In my years of programming Java and more recently Scala, I've never used Ant, Maven, Gradle or any of those build tools for Java. Everywhere I've worked there was a build manager who took care of all of that -- I'd compile locally with the IDE for development and unit testing, then check in the source code and notify the build manager who did what was necessary to compile everybody's files for the shared environment.

Now that I'm between contracts I've been working on my own self-funded project and it's getting to the point where it could be good enough to actually make money. I even have a potential investor lined up and plan to show them a beta version in the next few weeks.

But all along I just click the build button on the IDE, and it creates the Jar file and it works just fine. Of course, the conventional wisdom suggests that I "should" be writing my own Ant/Maven/Gradle scripts and using that instead of the IDE, but what are the concrete advantages of that in my situation (working alone)?

I've done some reading about how to use those build tools, and it just looks like I'd be writing hundreds of lines of XML (or Groovy or whatever) to do to what the IDE does in one click (the IDE-generated Ant XML for the project is over 700 lines). It just looks error-prone and time-consuming and unnecessary for my situation. Not to mention the learning curve, which would take away time from all the other work I'm doing to get the product ready to show people.

  • 3
    While you certainly should think about the possability of using Ant/Maven/Gradle scripts to handle the build process. It certainly can wait till a later phase of your development cycle. Don't complicate matters. When you are on track to release something that can be sold, and have an investor, and when it goes beyond just you then consider it. Because it certainly WILL NOT be a "do it once and forget it" task. You will have to keep the script updated to match your build procedures. Worry about the scripts when you have some help.
    – Ramhound
    Commented Feb 28, 2012 at 15:30
  • en.wikipedia.org/wiki/Continuous_integration
    – SK-logic
    Commented Feb 28, 2012 at 16:02
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    Build tools become beneficial the moment you have more than just "the latest version consisting of all the latest code" to deal with. You are not there yet - the moment you do, tame your build.
    – user1249
    Commented Feb 29, 2012 at 1:19
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    If what you are doing now works and causes you no problems -- just carry on. "Premature Fixing" probably causes more problems than "Premature Optimization". Besides your IDE is probably using Ant under the covers. Commented Feb 29, 2012 at 1:53
  • 1
    Very valid question Commented Nov 8, 2013 at 10:03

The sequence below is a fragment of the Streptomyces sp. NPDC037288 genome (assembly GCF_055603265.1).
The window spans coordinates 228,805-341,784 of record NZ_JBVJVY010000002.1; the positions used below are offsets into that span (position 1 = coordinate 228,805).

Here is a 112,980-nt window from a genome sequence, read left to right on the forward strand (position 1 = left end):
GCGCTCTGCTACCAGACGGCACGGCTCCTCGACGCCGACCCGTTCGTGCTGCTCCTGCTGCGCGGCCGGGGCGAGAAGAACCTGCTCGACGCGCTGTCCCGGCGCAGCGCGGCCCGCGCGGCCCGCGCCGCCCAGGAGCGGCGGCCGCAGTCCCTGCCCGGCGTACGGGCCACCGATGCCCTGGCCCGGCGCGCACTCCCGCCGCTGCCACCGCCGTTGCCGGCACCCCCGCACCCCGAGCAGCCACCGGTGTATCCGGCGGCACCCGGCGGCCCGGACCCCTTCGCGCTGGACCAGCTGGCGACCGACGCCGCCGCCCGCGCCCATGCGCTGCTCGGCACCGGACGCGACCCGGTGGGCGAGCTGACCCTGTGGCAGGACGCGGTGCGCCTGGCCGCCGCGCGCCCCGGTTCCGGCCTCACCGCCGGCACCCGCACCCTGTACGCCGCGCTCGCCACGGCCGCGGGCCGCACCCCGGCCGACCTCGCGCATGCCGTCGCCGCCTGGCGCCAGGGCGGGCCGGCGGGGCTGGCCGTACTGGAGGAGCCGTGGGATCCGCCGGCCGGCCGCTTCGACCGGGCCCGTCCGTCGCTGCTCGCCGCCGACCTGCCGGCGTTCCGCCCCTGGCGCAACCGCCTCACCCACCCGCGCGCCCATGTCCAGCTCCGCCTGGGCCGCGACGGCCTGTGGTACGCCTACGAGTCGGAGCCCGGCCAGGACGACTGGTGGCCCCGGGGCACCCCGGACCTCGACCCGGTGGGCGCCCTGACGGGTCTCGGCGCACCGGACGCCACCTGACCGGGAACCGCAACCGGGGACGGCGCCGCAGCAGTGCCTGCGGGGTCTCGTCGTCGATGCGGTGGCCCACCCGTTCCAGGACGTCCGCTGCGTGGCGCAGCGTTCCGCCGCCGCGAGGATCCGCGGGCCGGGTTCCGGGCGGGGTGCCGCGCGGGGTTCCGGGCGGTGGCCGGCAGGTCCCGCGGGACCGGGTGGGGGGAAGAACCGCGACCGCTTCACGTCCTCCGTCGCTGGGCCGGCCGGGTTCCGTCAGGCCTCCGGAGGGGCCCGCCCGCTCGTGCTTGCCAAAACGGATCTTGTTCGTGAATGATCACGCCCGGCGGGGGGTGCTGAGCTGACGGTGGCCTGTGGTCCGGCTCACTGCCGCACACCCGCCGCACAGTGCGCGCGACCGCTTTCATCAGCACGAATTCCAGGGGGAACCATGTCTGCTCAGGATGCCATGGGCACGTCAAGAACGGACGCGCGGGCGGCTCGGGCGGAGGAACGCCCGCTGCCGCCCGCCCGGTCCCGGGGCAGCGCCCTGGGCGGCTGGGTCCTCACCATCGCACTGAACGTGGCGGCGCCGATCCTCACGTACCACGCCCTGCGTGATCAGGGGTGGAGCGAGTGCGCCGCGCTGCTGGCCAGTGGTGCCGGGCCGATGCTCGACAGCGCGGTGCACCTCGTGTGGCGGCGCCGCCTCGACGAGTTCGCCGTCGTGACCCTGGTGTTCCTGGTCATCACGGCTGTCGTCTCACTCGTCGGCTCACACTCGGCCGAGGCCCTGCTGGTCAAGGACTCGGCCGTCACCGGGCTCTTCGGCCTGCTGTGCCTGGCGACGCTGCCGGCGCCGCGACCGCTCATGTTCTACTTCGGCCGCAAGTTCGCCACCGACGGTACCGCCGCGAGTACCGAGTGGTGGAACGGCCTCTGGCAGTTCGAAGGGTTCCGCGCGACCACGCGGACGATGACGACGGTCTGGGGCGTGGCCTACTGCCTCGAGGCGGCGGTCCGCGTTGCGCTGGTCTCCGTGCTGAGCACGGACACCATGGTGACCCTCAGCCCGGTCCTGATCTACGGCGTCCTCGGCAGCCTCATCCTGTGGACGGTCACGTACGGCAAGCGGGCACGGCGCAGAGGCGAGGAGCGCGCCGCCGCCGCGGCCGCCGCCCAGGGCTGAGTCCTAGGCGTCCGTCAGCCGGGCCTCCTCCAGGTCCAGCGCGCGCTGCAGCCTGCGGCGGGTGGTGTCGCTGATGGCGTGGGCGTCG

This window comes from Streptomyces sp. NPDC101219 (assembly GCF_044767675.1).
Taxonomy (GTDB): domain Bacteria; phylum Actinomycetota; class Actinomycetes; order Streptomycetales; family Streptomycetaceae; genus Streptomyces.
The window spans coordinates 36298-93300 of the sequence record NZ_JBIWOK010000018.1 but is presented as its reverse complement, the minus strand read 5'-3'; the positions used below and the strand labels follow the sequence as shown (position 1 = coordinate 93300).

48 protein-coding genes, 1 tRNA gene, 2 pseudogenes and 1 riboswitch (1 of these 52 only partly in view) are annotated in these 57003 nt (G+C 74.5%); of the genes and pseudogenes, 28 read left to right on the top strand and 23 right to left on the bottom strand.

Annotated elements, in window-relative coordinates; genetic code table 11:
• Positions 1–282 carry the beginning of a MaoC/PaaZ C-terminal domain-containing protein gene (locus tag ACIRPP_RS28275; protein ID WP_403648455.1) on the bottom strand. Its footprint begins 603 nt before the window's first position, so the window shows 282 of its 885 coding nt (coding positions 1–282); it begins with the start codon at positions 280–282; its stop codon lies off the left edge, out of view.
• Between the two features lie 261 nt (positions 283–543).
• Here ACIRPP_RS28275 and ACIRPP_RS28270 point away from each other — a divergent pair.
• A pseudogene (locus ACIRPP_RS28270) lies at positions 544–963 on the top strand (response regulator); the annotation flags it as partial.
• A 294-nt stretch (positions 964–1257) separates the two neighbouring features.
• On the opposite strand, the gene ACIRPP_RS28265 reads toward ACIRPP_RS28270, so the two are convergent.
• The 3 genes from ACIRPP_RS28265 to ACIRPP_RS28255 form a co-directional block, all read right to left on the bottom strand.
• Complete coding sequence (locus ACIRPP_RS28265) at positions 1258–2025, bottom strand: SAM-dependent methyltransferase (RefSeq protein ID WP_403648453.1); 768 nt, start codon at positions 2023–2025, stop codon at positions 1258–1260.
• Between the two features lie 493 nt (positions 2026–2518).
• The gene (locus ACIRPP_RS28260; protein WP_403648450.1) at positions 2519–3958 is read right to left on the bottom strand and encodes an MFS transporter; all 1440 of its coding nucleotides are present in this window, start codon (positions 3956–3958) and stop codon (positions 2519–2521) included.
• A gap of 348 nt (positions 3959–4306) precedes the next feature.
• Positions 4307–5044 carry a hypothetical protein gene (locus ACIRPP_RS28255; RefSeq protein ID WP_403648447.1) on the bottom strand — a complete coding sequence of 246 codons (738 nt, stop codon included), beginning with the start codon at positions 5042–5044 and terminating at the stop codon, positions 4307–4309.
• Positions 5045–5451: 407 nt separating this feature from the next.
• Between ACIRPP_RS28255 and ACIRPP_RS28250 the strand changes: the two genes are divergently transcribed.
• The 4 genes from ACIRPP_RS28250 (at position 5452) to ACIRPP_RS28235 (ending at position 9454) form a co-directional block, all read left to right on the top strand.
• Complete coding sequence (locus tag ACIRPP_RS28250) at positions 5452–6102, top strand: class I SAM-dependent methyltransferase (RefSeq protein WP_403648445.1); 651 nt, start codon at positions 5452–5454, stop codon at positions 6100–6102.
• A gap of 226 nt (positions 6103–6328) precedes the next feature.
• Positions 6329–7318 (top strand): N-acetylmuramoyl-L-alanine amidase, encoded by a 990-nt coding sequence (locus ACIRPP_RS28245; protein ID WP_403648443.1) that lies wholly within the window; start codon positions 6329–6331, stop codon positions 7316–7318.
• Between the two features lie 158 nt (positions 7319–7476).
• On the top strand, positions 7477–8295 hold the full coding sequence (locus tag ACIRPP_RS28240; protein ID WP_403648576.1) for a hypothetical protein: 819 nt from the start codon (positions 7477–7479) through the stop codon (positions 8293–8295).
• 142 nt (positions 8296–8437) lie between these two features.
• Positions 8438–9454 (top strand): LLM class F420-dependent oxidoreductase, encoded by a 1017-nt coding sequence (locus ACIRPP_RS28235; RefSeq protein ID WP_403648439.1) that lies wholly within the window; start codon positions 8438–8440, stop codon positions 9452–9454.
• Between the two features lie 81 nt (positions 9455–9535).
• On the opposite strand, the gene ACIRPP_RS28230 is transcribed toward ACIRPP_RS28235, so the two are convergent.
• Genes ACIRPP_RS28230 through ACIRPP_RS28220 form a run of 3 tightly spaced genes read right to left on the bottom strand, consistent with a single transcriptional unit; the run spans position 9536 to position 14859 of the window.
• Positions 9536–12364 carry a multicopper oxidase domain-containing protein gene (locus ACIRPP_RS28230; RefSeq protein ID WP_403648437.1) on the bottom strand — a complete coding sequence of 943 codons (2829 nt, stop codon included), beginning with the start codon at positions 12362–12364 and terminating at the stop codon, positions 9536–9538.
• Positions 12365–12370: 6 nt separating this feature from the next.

9 Answers 9


I'd suggest you look into using Maven as opposed to Ant. If your IDE can build your project in one click, then it's likely that Maven can also build your project with virtually no custom configuration.

And to answer the question, simplifying the deployment process is one concrete example. If you're building a distributable locally that means that you have to manually deploy that distributable on your production system, and implies that you probably had to do a fair bit of manual configuration on the production system to get it ready for deployment (installing Tomcat, perhaps, or copying over dependencies and resources required by your application). This can be time-consuming, and may make deploying updates become a tedious, manual process. It also allows the potential for any minor configuration differences between your production platform and your development environment to cause obscure, difficult to track down errors.

So anyhow, what I do to get rid of this manual drudgery is that I configure my project to build with Maven, and I configure my pom.xml file with all the information required to (in the case of a Java web-app) find and download the correct version of Tomcat, install it locally, set up the correct Tomcat configuration files, deploy any project dependencies and the project WAR file itself, and then start Tomcat. I then create a simple shell script (and also a .bat version for Windows) that uses Maven to build and start the server:

mvn clean install cargo:start -Dcargo.maven.wait=true

So instead of packaging up a deployable on my dev environment and then manually pushing it up to production, all I have to do is sync from the version-control system onto the production server, and then the production system itself builds, installs, and runs the deployable (and does it in a way that is identical to how it is done on any development system, minimizing the possibility of platform-specific errors or misconfigurations). And whether in the development or production environment, all I do to build and start the server is:

./startServer.sh #or startServer.bat for Windows

And to deploy an update to the production environment the process is just:

  1. Stop the running server instance, if any.
  2. Run svn update -r<target_release_revision>.
  3. Run ./startServer.sh.